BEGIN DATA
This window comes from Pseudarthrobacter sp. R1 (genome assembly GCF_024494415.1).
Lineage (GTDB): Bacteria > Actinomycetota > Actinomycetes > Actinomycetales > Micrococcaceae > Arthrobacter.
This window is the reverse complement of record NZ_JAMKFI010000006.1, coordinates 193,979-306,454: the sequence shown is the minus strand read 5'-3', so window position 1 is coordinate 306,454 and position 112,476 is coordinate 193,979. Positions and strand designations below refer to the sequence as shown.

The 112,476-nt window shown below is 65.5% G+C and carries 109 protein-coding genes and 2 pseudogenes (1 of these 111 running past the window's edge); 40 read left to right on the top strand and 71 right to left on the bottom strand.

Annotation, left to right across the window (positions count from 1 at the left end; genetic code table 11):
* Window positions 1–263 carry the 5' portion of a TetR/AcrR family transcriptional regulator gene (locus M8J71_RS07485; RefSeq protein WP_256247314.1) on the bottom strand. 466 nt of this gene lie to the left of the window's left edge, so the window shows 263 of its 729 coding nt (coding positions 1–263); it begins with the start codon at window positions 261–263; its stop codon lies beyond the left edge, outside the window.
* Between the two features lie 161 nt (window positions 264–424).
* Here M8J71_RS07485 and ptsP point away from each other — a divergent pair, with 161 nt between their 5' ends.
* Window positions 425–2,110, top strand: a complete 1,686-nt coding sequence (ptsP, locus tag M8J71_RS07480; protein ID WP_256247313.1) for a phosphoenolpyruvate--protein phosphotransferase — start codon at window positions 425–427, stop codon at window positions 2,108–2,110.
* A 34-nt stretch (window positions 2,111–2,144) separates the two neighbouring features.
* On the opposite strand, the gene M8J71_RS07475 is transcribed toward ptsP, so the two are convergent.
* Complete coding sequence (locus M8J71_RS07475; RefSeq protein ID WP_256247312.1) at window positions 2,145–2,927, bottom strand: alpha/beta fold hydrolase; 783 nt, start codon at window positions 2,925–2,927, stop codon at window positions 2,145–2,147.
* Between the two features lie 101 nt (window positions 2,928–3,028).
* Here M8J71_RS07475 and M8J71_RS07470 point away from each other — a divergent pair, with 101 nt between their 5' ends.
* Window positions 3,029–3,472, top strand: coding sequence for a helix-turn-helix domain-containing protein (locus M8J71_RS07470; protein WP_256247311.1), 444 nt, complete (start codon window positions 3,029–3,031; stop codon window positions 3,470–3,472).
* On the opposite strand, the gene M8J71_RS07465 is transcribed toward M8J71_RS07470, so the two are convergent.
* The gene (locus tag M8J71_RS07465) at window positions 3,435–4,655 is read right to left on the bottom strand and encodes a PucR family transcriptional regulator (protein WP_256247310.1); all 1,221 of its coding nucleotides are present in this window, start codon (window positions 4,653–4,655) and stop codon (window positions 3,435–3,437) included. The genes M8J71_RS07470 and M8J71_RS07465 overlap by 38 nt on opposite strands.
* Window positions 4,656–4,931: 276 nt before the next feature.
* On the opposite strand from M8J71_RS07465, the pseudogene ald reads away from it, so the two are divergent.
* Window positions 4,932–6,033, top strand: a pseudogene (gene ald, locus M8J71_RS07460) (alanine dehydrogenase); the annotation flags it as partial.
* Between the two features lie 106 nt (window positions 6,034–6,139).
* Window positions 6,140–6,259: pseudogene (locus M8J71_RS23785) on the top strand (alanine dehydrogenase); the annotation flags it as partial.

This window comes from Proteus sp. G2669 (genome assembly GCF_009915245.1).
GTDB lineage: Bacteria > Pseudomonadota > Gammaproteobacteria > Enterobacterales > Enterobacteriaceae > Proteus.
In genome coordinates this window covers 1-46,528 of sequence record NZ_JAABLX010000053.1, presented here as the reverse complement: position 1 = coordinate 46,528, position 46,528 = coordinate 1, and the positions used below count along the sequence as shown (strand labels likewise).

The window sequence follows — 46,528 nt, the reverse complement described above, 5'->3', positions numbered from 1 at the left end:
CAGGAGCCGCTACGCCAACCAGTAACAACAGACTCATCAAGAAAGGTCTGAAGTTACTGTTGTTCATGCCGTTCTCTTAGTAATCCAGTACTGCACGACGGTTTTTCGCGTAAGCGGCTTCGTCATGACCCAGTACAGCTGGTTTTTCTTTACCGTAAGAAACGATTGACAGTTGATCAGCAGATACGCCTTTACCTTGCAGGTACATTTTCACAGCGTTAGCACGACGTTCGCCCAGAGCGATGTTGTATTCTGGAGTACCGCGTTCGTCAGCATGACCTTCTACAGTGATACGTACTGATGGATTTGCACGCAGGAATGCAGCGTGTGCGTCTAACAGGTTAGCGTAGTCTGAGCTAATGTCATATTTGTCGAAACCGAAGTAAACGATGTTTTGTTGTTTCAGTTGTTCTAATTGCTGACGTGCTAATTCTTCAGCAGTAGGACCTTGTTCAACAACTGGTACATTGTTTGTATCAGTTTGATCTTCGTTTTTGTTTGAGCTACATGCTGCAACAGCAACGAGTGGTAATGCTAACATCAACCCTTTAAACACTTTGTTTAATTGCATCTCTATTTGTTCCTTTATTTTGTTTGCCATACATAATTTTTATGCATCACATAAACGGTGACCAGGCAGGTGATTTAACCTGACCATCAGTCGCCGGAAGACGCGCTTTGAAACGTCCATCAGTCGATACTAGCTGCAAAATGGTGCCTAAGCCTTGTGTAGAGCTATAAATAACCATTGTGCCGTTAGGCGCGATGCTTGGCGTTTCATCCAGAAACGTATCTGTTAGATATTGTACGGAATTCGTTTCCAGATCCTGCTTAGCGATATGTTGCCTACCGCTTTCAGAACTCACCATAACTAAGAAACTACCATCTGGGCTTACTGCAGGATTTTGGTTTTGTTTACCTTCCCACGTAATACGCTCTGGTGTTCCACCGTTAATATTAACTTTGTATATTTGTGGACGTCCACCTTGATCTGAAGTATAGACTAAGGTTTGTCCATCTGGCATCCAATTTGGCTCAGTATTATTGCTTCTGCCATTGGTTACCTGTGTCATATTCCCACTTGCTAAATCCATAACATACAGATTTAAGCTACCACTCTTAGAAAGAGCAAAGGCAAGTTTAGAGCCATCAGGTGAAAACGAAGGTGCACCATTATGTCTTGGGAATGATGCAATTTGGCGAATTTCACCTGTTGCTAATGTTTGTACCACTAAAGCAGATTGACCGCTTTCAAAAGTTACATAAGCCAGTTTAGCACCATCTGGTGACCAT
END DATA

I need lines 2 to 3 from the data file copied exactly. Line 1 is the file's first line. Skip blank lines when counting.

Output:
Lineage (GTDB): Bacteria > Actinomycetota > Actinomycetes > Actinomycetales > Micrococcaceae > Arthrobacter.
This window is the reverse complement of record NZ_JAMKFI010000006.1, coordinates 193,979-306,454: the sequence shown is the minus strand read 5'-3', so window position 1 is coordinate 306,454 and position 112,476 is coordinate 193,979. Positions and strand designations below refer to the sequence as shown.